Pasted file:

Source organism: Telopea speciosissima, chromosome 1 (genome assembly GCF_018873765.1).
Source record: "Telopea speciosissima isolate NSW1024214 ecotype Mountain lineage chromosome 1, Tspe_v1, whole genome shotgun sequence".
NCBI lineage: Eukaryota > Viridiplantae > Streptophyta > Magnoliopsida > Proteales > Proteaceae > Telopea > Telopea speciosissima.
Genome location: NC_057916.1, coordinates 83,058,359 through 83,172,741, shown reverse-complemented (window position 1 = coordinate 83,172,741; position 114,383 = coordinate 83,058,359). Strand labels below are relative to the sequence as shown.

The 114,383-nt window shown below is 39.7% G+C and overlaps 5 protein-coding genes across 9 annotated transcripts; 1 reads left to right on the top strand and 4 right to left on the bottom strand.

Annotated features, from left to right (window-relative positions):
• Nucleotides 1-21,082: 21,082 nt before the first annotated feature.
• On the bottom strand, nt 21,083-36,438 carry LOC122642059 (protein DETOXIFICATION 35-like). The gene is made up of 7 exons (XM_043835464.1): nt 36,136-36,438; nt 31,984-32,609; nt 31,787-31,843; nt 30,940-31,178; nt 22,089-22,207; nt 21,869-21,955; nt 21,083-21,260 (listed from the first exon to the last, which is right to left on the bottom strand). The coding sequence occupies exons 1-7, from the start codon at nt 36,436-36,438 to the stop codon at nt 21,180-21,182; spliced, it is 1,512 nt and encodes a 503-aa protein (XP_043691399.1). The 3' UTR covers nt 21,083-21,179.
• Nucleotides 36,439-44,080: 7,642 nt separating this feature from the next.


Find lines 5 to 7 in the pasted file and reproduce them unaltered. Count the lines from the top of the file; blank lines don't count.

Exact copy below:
The 114,383-nt window shown below is 39.7% G+C and overlaps 5 protein-coding genes across 9 annotated transcripts; 1 reads left to right on the top strand and 4 right to left on the bottom strand.

Annotated features, from left to right (window-relative positions):
• Nucleotides 1-21,082: 21,082 nt before the first annotated feature.